Knight and Dryad

In times past, when the sun seemed to grow cold and civilizations abated,
it fell to just a few to keep the flickering ember that was knowledge from fading.

Thou no longer did legions enforce rule from lands afar,
the calendars, religion and language of both church and scribes remained on par.
Outside the church and scribes only a few knew the magic of written words.

Unlike today, it came to be the task of minstrels to spread the tales which held sway as news of the day.
So it came to be that the story of Knights and the Dryads became a minstrel’s stay.
Therefore it is with no rhyme nor reason, do I shout out, the story your about to hear about.

Knight and Dryad Recounted by Dean Vandeusen, novice bard

A score and four days into the month named after the scion of the Roman gods did come
the Wedding festival and the strange happenings of which did a single minstrel recount.

Not just any minstrel, but one who had once been a wood worker’s apprentice.
One who formed the mighty long bows of the huntsman and archers of the keep.
Indeed he is still known by the name Fred the bender, but an apprentice no more.
Injured, now his legs almost useless, he turned to skills
he had learned long ago, as a child growing up.
His fine voice, memory and skill with stringed instruments did endear him
to a passing musical troupe and Fred’d Bender the minstrel is now he.

Of the evening in question, none now is written.
The festival, a celebration of marital union between two keeps,
the groom and the bride, perhaps cousins it was said.
To the betrothed the date had little meaning, except that the sun would shine long,
the better the party it would make.
The church when quarried had no problems with the date,
but of clerics of a more pagan religion would have known,
the night was special and all involved should have been warned.

The great day came and went, brethren far and near with their loyal nobility did attend.
Of the lesser nobility, the knights and the guards did fall the responsibility of keepers of the peace,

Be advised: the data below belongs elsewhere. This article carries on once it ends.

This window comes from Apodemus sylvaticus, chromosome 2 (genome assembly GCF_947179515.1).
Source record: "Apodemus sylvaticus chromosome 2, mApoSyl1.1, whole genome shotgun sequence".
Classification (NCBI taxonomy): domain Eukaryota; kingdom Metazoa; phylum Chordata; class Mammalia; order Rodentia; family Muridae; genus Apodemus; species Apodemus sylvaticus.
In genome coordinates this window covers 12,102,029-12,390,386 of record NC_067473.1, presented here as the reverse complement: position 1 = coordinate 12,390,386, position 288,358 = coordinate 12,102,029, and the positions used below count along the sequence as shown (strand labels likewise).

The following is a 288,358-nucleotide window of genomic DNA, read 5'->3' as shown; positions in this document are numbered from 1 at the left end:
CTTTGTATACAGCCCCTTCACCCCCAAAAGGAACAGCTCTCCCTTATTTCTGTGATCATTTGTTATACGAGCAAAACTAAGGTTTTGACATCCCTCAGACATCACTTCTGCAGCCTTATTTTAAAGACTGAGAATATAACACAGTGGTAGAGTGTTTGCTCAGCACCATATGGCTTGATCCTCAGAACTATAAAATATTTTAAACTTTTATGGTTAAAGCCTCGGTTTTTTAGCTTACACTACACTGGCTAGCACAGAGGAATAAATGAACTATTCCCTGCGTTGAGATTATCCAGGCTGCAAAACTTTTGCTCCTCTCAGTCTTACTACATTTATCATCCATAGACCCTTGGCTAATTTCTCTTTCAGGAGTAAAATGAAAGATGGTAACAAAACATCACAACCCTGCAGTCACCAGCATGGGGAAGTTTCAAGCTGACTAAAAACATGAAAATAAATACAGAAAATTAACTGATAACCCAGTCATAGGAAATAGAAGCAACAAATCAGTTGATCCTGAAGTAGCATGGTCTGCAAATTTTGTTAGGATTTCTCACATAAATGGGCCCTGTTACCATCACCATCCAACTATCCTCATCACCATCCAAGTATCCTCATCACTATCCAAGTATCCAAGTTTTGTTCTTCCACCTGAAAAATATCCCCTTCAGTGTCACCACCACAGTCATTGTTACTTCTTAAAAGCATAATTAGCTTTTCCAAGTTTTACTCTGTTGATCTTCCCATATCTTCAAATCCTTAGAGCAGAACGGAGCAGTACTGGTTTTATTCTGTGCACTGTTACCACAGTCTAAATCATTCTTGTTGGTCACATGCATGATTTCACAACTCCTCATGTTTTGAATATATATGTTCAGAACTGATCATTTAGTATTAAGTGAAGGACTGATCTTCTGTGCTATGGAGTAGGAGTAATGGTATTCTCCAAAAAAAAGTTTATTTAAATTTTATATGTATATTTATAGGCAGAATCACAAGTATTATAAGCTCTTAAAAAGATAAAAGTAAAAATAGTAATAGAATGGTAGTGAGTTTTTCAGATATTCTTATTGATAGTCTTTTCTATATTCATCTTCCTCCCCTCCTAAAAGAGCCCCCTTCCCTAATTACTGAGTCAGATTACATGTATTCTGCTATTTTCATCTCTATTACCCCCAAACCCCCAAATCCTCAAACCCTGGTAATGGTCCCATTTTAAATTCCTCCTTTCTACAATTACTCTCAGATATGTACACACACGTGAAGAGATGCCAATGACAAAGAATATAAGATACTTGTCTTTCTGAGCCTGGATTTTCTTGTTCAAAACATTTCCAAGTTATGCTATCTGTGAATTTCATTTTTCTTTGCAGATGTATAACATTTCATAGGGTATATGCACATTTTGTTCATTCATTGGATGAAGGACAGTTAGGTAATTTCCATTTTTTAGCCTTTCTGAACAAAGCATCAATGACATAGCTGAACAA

the bouncers you might say.

As the sun set on the day’s festivities, dancing lights and shadows were cast upon
the marry throng by torches lining the surrounding meadows so vast.

It is not known now when, nor to where, the wedding party and the merrymakers retired,
but as the midsummer’s night moon did raise the air did cool and treadles of fog did arise
and from the surrounding forests did lasses appear, attracting the attentions of knights and soldiers near.
Among the lasses and armed men did pass the liquid of the moons bright repast.

The shining orb westward moved, first high than low, meanwhile each man and lass did also lay low.
When the glowing orb now of pealed orange sank below the treetops, the forms of the loving couples faded,
both knights and lithe spirits disappeared.

On the ground so fertile and sweet, sprits and spirits with the men did mix,
their bodies of dust and bone they did shed, their own spirits were now to be spread,
of wood nymphs and forests they become.

Now around the castle keep, where once meadows did surround, saplings with new born guardians enfolded, abound.

Now this tale from times lost to the past, is now but song for a singer to spread delight.

As the last of the evening’s light fades,
the ex-woodworkers apprentice, Fred d’ bender sings out in nasal twangs, a minstrel’s warning,


Of wasted dryads and wasted knights,
a tree from you is left behind…
for you are no longer of man,
your heart belongs to something else…

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